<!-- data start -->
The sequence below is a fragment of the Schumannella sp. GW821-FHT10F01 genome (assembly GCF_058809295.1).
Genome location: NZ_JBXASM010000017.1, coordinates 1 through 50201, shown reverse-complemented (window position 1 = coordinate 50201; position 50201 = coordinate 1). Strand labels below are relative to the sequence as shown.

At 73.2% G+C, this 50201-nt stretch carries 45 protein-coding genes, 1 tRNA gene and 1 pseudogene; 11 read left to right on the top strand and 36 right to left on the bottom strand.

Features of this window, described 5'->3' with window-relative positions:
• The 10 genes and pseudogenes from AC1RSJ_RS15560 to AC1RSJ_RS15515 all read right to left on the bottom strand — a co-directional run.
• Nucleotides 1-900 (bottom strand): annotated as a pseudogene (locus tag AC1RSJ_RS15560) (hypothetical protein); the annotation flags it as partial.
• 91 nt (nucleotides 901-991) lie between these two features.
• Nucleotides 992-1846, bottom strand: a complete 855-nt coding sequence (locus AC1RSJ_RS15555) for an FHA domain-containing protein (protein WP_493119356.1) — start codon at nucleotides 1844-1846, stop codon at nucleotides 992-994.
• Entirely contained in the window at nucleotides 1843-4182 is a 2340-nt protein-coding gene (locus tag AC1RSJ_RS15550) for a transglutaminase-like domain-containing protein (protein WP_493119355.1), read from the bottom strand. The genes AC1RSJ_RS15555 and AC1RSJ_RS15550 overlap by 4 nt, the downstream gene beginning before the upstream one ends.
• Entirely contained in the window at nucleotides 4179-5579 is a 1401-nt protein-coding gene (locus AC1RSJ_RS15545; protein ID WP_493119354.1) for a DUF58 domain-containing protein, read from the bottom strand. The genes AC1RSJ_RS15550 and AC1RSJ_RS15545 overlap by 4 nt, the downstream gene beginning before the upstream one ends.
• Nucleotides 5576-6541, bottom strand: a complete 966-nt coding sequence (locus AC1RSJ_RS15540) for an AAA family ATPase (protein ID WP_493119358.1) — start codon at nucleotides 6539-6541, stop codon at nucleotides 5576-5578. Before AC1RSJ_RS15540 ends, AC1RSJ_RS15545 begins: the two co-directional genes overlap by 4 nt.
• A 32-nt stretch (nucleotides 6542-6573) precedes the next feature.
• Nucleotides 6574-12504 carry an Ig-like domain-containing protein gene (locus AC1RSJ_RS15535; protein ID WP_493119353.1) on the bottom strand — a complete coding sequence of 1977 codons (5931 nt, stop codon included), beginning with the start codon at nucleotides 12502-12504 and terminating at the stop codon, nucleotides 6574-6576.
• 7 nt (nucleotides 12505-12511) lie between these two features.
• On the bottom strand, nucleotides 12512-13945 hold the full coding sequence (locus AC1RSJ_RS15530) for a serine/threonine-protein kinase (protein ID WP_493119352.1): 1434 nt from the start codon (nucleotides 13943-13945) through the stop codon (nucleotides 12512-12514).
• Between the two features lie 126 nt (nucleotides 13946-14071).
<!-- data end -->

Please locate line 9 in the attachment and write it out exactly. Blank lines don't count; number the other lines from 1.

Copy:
• Entirely contained in the window at nucleotides 1843-4182 is a 2340-nt protein-coding gene (locus tag AC1RSJ_RS15550) for a transglutaminase-like domain-containing protein (protein WP_493119355.1), read from the bottom strand. The genes AC1RSJ_RS15555 and AC1RSJ_RS15550 overlap by 4 nt, the downstream gene beginning before the upstream one ends.